The Importance Of Trust In The Newly Remote Workforce

Change is always scary, and it’s even scarier when you have no control over the situation. A lot of us are finding ourselves in that position right now when it comes to making the transition to remote work. Employers have no control over the pandemic and have to completely retrain their workforce to do their […]

The Thrive Global Community welcomes voices from many spheres on our open platform. We publish pieces as written by outside contributors with a wide range of opinions, which don’t necessarily reflect our own. Community stories are not commissioned by our editorial team and must meet our guidelines prior to being published.

Change is always scary, and it’s even scarier when you have no control over the situation. A lot of us are finding ourselves in that position right now when it comes to making the transition to remote work. Employers have no control over the pandemic and have to completely retrain their workforce to do their jobs from home, and employees who may not have had any previous experience working from home are suddenly having to turn their kitchen tables into offices. The transition is difficult for everyone, but it can go a lot more smoothly if there’s trust involved.

Why Trust Is Not A Natural Reaction Right Now

Because times are tough and emotions are heightened, trust is probably not the first thing that comes to mind during this difficult transition toward remote work. Employers who have never allowed workers to work remotely may feel that employees will try to take advantage of the situation, while employees who have never had to work remotely before may feel employers are going to judge them more harshly than usual.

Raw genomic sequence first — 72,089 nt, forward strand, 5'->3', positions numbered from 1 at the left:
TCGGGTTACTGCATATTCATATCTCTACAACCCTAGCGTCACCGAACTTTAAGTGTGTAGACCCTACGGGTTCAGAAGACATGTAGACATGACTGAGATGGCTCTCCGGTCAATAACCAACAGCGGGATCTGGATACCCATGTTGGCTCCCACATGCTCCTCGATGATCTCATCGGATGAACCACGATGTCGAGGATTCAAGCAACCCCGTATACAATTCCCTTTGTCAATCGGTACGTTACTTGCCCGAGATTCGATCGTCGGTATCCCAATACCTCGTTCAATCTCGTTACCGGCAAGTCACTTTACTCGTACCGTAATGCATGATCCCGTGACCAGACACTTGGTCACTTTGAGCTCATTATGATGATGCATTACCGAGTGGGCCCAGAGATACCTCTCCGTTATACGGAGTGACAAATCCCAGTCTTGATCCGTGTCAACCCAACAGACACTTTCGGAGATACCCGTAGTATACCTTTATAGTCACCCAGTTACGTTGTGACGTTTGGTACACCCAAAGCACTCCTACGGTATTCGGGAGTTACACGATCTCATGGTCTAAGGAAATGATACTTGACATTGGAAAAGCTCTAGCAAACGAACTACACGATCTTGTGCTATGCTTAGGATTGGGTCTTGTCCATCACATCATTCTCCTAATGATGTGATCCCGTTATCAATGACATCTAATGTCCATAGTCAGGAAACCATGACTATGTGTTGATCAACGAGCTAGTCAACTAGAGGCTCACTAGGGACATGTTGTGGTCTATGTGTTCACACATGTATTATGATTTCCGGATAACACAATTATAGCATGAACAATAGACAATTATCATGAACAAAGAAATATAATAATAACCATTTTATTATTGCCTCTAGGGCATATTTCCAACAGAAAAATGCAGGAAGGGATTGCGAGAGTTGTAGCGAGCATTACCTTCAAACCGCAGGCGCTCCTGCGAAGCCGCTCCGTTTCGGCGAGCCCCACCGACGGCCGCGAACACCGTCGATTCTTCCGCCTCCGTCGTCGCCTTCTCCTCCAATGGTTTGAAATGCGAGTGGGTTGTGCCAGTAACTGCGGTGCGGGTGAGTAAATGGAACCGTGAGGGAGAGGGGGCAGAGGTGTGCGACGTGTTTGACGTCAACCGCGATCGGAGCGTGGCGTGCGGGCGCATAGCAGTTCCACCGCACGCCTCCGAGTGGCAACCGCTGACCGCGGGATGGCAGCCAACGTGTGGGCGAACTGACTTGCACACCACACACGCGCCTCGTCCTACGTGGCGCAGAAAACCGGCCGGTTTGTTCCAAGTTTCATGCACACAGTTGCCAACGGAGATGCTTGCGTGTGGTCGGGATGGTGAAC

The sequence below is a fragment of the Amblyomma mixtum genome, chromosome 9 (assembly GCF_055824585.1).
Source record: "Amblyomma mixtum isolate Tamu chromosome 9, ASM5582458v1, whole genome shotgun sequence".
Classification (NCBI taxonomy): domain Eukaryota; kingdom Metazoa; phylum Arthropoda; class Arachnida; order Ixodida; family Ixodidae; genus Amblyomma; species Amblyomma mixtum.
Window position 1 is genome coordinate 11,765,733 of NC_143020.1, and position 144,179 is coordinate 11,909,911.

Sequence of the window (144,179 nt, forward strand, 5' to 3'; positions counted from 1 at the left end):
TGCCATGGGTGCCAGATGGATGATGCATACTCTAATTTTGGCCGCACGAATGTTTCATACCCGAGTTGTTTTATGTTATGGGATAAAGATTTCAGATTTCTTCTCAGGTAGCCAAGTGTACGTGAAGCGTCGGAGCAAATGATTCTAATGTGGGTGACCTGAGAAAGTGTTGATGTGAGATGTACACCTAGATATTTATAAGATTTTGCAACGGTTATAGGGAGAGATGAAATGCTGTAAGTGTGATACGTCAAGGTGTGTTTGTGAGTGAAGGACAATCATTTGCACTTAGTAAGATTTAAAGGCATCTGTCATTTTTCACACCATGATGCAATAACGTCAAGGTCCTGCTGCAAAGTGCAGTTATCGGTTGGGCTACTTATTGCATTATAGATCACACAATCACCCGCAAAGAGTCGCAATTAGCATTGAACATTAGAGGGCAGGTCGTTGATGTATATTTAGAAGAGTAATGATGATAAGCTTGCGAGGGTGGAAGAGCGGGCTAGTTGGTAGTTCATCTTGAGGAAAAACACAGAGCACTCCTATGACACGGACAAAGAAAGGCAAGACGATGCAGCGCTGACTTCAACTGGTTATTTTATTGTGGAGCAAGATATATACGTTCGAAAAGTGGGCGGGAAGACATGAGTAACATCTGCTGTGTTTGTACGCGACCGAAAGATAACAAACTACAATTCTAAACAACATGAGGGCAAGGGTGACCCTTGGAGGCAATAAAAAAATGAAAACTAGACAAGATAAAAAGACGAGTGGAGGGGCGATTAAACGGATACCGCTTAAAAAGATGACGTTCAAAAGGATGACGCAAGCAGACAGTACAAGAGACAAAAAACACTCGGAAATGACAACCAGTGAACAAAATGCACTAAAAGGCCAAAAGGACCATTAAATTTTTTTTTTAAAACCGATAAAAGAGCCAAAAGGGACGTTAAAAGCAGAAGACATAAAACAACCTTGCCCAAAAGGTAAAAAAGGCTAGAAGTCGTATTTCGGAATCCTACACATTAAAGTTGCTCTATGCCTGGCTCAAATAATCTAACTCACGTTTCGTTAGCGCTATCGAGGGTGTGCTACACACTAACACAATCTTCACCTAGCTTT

There have been some examples of this lack of trust in the tonedeaf directives some managers sent out in the early days of working from home, from requiring immediate responses to messages to requiring employees to always answer the phone even if it’s from an unknown number. These directives sow the seeds of distrust and lead to breakdowns in communication and teamwork. There’s a better way to handle this transition.

Trust Is Essential For Success

For a lot of different reasons, being able to trust and show trust is going to be the backbone of making remote working arrangements work in the long term. We may not be able to get back to offices for quite a long time, so making remote work happen is probably the only way many companies will get to stay open and employees will get to keep jobs.

An atmosphere of trust builds people up and leaves them to figure out the best way to make remote working work for them. If you hire someone to work for your company, shouldn’t you already trust them to do the job you hired them to do? Showing them this trust, especially in difficult times, builds a stronger team in the long run.

Employees who feel trusted at work say they feel 106% more energy at work, and that’s not all. They also report less burnout, better overall satisfaction with their lives, significantly lower stress levels, and higher engagement in tasks when they are at work.

76% of workers report their best work days are when they achieve goals. Building an atmosphere of trust allows them to work toward their goals at their own pace and in their own way, which is a much better outcome than having to micromanage everyone over the finish line.
Working from home has become essential during this pandemic. 78% of workers say they will be healthier working from home, and 53% say that working from home will have a positive impact on their lives. Learn more about the importance of trusting remote workers below.

Share your comments below. Please read our commenting guidelines before posting. If you have a concern about a comment, report it here.

You might also like...

Community//

Why Your Workforce Doesn’t Believe Your Office Reopening Plans

by Brian Day
www.quotecatalog.com
Community//

Do You Trust Your Employees to Work From Home?

by Sue Bingham
Community//

7 Leadership Qualities Every Remote Boss Should Have

by Stuart Cooke 1
We use cookies on our site to give you the best experience possible. By continuing to browse the site, you agree to this use. For more information on how we use cookies, see our Privacy Policy.